Cassini’s Laws are three empirical laws that describe the rotation of the Moon about its center of mass. These were formulated in 1693 by Gian Domenico Cassini.
First law: Rotation rate synchronous with mean orbital rate
The first law states that the Moon has a spin-orbit resonance of 1:1. This means that it rotates uniformly about its own axis once in the same time that it takes to revolve around the Earth. In other words, the Moon rotates about a fixed axis with constant angular velocity in a period of rotation that is equal to its mean sidereal period (sidereal period refers to the orbit time measured relative to stars). This accounts for the fact that virtually the same portion of the Moon (the “near side”) is always turned toward Earth.
Second law: Constant inclination of Moon’s equator to ecliptic
The ecliptic refers the apparent great-circle annual path of the sun in the celestial sphere (the imaginary sphere containing the celestial bodies). The second law states that the Moon’s equator (or rotational axis) has a constant angle of inclination from the ecliptic plane (or ecliptic pole). The angle of inclination of the Moon’s equator to the ecliptic plane is about 1.53 degrees of arc. This law implies that at any given time, the spin axis of the Moon is somewhere on a cone centered on a normal to the ecliptic plane.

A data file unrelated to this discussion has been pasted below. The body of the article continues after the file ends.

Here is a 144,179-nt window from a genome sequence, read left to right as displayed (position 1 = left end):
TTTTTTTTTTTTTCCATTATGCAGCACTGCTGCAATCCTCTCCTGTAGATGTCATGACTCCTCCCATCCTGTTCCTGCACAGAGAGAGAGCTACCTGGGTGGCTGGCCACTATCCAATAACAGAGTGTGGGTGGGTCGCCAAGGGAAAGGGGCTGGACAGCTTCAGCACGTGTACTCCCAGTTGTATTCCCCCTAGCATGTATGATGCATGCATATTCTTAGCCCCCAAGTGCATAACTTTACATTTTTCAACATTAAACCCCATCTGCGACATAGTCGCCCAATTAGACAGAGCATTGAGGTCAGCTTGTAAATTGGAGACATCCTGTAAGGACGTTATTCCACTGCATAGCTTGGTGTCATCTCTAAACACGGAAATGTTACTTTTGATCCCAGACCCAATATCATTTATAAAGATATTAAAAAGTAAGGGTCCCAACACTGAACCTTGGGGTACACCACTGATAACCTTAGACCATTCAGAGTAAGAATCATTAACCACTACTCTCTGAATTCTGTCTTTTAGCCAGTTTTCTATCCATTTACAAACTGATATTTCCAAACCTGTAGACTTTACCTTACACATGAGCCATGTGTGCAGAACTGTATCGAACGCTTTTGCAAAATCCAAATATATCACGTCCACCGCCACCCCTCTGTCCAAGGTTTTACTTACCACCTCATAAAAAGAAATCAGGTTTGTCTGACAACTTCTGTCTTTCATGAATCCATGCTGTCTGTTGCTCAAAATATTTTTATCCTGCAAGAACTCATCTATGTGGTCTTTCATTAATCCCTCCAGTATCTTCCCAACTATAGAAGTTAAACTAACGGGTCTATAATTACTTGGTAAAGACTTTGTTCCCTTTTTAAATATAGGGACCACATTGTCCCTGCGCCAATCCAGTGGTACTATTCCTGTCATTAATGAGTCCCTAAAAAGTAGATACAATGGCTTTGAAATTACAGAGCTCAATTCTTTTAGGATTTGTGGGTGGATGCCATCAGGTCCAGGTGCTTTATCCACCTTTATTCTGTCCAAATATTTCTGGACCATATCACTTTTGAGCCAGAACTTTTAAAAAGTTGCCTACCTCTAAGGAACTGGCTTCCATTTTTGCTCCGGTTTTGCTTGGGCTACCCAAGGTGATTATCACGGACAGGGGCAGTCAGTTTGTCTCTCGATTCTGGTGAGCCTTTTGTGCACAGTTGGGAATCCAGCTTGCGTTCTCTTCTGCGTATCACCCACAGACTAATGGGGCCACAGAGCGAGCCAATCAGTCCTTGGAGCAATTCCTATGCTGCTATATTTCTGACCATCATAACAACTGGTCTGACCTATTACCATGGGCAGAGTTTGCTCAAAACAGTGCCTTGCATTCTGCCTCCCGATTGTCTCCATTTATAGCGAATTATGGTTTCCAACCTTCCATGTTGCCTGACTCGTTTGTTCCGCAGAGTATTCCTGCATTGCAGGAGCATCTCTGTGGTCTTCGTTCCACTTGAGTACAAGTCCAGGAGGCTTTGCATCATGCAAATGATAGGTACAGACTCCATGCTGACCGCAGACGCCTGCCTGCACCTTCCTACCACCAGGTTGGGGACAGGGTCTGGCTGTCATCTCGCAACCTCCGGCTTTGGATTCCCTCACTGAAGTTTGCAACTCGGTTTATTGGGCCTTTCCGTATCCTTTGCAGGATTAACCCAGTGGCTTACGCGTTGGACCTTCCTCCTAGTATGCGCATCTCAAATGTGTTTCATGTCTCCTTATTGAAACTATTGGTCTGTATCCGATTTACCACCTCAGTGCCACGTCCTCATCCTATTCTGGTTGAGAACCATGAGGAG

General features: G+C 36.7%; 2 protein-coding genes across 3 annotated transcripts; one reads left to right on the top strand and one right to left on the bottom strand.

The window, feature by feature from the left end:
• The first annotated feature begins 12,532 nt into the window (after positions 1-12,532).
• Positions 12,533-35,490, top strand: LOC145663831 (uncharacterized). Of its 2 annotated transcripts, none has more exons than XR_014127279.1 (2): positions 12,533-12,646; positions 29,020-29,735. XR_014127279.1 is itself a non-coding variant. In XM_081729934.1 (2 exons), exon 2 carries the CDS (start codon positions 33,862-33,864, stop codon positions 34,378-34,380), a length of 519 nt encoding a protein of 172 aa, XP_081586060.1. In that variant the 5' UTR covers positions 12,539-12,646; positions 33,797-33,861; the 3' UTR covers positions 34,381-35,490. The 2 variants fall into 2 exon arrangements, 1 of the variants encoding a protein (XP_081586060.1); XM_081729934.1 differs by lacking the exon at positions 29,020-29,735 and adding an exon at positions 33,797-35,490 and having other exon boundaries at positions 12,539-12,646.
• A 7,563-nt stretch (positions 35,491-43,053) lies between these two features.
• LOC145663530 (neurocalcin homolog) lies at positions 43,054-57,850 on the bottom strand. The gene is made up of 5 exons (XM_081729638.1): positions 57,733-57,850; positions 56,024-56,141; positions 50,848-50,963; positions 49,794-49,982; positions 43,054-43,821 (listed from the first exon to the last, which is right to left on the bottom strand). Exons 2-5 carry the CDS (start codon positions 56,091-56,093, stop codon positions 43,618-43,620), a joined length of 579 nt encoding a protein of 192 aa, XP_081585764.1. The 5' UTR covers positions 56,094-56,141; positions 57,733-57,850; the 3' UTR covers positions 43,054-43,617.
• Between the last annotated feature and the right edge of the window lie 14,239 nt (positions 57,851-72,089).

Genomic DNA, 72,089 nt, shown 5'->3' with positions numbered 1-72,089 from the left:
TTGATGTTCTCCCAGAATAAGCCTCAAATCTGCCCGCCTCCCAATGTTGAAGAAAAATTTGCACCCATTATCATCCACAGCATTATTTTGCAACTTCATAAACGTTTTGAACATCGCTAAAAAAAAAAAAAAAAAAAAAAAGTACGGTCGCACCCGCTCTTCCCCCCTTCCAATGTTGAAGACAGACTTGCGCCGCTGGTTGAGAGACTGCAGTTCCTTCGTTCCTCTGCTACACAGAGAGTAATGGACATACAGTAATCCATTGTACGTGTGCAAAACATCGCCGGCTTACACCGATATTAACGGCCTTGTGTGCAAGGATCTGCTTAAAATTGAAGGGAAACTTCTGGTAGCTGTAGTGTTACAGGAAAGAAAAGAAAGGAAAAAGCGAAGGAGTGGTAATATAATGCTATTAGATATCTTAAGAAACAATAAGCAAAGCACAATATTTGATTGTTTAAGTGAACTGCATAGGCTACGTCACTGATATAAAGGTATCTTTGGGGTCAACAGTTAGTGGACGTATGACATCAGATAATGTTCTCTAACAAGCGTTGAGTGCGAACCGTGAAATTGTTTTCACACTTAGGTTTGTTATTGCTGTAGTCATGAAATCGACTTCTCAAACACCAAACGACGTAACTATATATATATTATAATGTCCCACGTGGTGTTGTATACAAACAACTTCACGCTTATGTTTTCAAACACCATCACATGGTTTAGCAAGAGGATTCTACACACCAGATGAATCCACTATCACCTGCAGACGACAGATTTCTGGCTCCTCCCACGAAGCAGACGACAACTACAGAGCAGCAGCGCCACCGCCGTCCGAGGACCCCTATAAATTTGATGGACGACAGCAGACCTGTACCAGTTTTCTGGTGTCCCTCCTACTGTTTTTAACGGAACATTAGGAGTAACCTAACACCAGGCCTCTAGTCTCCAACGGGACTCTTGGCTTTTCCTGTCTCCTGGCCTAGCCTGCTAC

Third law: The Moon’s spin axis, orbit normal, and ecliptic normal are coplanar
Consider a normal to the ecliptic plane and originating from the same point, a normal to the orbital plane of the Moon. These two vectors will describe a third plane that is perpendicular to the first two. The third law states that, at any given moment, the spin axis of the Moon will always be in this third plane. This means that the Moon's equator intersects the ecliptic right at the lunar nodes: the "ascending" node of the lunar equator resides at the “descending node” of the lunar orbit.
Cassini’s Laws imply that the Moon's spin axis has a precessional period (i.e. the time taken for the axis to "wobble" once in a circle) equal to the precessional period of the orbital plane of the Moon with respect to the ecliptic. This period is a little more than 18 years.
It should be noted that Cassini’s Laws are not entirely accurate. The Moon’s rotation deviates slightly from these laws; this deviation is known as “physical libration”. The physical libration is always less than a few hundredths of a degree.